Clinical improvement and enhanced collateral vessel growth after xenogenic monocyte transplantation… twitter.com/i/web/status/1…
Jackson ImmunoResearch is delighted to be able to offer travel funding to support researchers attending academic meetings and conferences.
JIR invited applications from attendees of the Society for Neuroscience’s 2018 annual conference in San Diego California to receive a travel award of €1000. SfN’s 48th annual meeting, Neuroscience 2018, is the world’s largest neuroscience conference for scientists and physicians devoted to understanding the brain and nervous system.
Find more information about SfN’s neuroscience conferences here
The lucky recipient of JIR’s SfN 2018 travel grant was Judit Glavinics from the Institute of Experimental Medicine at the Hungarian Academy of Sciences. Read about her research and her experience at the Neuroscience 2018.
Judit has a BSc in molecular bionics engineering and is currently, pursuing an MSc in computer science. She joined the lab of István Katona at the Institute of Experimental Medicine, Hungarian Academy of Sciences 3 years ago and has learned several anatomical and microscopic techniques such as super-resolution STORM microscopy.
“Our lab’s main research interest is the endocannabinoid signaling that can negatively regulate synaptic strength in a retrograde manner.
The major receptor for endocannabinoids is the presynaptic CB1 cannabinoid receptor that is widely expressed in the brain. The activation of CB1 receptors leads to the inhibition of the voltage-gated calcium channels and molecular components of the release machinery that results in decreased neurotransmitter release.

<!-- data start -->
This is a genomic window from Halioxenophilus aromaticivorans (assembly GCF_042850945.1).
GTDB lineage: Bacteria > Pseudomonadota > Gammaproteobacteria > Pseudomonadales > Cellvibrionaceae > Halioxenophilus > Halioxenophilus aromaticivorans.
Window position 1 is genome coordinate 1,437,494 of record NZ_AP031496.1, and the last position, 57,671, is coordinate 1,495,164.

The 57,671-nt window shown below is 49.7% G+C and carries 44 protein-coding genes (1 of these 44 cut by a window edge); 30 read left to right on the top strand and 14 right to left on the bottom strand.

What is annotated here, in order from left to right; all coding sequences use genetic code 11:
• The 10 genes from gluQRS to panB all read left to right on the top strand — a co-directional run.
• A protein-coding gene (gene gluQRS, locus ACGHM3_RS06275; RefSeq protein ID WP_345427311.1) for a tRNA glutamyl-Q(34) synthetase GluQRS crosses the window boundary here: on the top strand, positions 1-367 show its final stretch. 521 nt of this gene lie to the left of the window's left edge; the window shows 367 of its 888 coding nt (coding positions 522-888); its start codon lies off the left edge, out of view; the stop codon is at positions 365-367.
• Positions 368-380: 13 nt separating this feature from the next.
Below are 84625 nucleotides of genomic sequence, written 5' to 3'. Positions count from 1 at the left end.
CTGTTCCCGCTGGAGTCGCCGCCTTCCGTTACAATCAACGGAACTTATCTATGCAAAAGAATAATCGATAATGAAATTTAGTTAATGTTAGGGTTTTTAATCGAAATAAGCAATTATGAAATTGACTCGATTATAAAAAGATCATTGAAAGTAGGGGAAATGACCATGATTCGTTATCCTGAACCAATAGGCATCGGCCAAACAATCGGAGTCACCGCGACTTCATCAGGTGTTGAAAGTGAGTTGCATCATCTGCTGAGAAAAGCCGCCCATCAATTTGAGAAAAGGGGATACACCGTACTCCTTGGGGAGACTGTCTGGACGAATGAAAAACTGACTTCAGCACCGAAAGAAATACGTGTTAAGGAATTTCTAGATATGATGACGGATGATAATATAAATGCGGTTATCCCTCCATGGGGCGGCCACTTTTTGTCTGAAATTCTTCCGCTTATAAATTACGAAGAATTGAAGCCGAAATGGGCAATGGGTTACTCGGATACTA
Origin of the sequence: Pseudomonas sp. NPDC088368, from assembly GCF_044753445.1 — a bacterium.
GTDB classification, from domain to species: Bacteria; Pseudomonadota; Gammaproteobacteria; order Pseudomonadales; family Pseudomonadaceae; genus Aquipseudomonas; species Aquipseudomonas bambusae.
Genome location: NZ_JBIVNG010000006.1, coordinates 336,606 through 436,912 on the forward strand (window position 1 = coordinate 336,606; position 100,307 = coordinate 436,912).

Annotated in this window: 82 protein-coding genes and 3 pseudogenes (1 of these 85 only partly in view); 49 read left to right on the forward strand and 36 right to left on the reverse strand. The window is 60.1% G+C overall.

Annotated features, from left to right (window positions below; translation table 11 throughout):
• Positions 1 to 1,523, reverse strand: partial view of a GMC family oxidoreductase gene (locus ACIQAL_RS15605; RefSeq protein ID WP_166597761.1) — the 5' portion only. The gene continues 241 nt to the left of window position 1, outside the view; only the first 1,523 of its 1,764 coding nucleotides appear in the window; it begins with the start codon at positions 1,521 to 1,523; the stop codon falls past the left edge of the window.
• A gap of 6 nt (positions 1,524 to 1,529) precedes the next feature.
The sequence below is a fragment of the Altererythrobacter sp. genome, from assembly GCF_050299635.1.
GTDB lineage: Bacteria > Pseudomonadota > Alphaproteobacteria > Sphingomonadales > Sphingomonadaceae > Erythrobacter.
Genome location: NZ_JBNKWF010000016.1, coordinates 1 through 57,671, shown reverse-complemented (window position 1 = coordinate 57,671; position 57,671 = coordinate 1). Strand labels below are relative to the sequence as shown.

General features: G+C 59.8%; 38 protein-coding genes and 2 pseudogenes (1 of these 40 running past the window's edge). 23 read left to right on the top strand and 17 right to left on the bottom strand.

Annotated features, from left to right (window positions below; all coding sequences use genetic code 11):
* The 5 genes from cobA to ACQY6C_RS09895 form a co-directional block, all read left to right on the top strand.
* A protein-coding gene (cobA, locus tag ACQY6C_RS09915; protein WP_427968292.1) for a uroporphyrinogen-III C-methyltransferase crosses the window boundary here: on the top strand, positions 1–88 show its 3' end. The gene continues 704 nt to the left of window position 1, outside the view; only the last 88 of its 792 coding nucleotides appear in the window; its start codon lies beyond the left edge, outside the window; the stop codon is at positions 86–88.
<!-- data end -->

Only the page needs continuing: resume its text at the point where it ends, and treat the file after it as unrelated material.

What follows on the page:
The impaired function of the endocannabinoid system has been implicated in several diseases, including epilepsy and Fragile X syndrome but in each disorder, different brain circuits and cell types are involved.
We aim to delineate the molecular architecture and physiological role of the endocannabinoid system in distinct cell types and at specific synapse populations by using anatomical, physiological and microscopic techniques.”
“The SfN 2018 was a wonderful experience knowing that this was the first conference abroad I have ever been a part of. It was awesome to see all the neuroscientists from around the world investigating exciting questions. Not to mention, there were more than 28000 participants.
I had a planned schedule for the conference before I even arrived in San Diego because I knew coming into this event I will have a busy schedule. Then, on the first day, I surprisingly noticed that the venue was so big that I should schedule time for getting to the poster section from the lecture hall. The SfN mobile app was a huge help as far as planning goes because with it I could find and add to my calendar all the presentations and posters I was interested in.
Before the conference I thought four hours for a poster section would be more than enough but later I realized that it is not so much the case and I did not always have time to visit all the scheduled posters. Despite how tired I was by the end of the SfN, the conference was an amazing experience and I got back home with many new ideas. I think it is always extremely useful to spend a few days in such an inspiring milieu.